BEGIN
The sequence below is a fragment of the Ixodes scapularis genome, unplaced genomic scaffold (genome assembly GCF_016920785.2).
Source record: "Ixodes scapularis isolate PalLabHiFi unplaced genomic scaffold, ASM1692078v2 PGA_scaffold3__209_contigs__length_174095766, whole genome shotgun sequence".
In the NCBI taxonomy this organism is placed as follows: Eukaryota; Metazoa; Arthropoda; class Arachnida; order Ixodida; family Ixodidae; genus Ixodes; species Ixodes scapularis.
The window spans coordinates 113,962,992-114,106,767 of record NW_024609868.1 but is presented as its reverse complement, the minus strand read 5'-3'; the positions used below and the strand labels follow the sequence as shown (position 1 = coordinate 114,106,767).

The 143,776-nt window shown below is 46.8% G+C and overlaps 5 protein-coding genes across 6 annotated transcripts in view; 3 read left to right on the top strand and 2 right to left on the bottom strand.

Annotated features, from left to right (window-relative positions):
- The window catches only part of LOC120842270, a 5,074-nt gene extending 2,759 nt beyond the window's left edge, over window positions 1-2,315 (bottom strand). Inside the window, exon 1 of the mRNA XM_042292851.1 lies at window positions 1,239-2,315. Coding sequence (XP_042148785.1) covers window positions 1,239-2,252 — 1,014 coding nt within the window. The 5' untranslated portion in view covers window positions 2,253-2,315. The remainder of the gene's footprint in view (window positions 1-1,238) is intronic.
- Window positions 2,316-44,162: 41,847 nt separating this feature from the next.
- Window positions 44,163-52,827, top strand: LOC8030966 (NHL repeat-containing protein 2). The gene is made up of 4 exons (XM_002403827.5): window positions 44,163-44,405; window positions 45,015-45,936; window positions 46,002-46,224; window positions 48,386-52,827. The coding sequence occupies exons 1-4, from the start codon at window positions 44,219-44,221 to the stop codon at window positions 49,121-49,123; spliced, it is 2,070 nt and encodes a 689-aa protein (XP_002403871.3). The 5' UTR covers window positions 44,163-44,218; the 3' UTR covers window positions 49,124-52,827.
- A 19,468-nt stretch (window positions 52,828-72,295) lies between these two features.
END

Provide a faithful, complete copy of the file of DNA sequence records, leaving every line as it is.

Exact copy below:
The sequence below is a fragment of the Ixodes scapularis genome, unplaced genomic scaffold (genome assembly GCF_016920785.2).
Source record: "Ixodes scapularis isolate PalLabHiFi unplaced genomic scaffold, ASM1692078v2 PGA_scaffold3__209_contigs__length_174095766, whole genome shotgun sequence".
In the NCBI taxonomy this organism is placed as follows: Eukaryota; Metazoa; Arthropoda; class Arachnida; order Ixodida; family Ixodidae; genus Ixodes; species Ixodes scapularis.
The window spans coordinates 113,962,992-114,106,767 of record NW_024609868.1 but is presented as its reverse complement, the minus strand read 5'-3'; the positions used below and the strand labels follow the sequence as shown (position 1 = coordinate 114,106,767).

The 143,776-nt window shown below is 46.8% G+C and overlaps 5 protein-coding genes across 6 annotated transcripts in view; 3 read left to right on the top strand and 2 right to left on the bottom strand.

Annotated features, from left to right (window-relative positions):
- The window catches only part of LOC120842270, a 5,074-nt gene extending 2,759 nt beyond the window's left edge, over window positions 1-2,315 (bottom strand). Inside the window, exon 1 of the mRNA XM_042292851.1 lies at window positions 1,239-2,315. Coding sequence (XP_042148785.1) covers window positions 1,239-2,252 — 1,014 coding nt within the window. The 5' untranslated portion in view covers window positions 2,253-2,315. The remainder of the gene's footprint in view (window positions 1-1,238) is intronic.
- Window positions 2,316-44,162: 41,847 nt separating this feature from the next.
- Window positions 44,163-52,827, top strand: LOC8030966 (NHL repeat-containing protein 2). The gene is made up of 4 exons (XM_002403827.5): window positions 44,163-44,405; window positions 45,015-45,936; window positions 46,002-46,224; window positions 48,386-52,827. The coding sequence occupies exons 1-4, from the start codon at window positions 44,219-44,221 to the stop codon at window positions 49,121-49,123; spliced, it is 2,070 nt and encodes a 689-aa protein (XP_002403871.3). The 5' UTR covers window positions 44,163-44,218; the 3' UTR covers window positions 49,124-52,827.
- A 19,468-nt stretch (window positions 52,828-72,295) lies between these two features.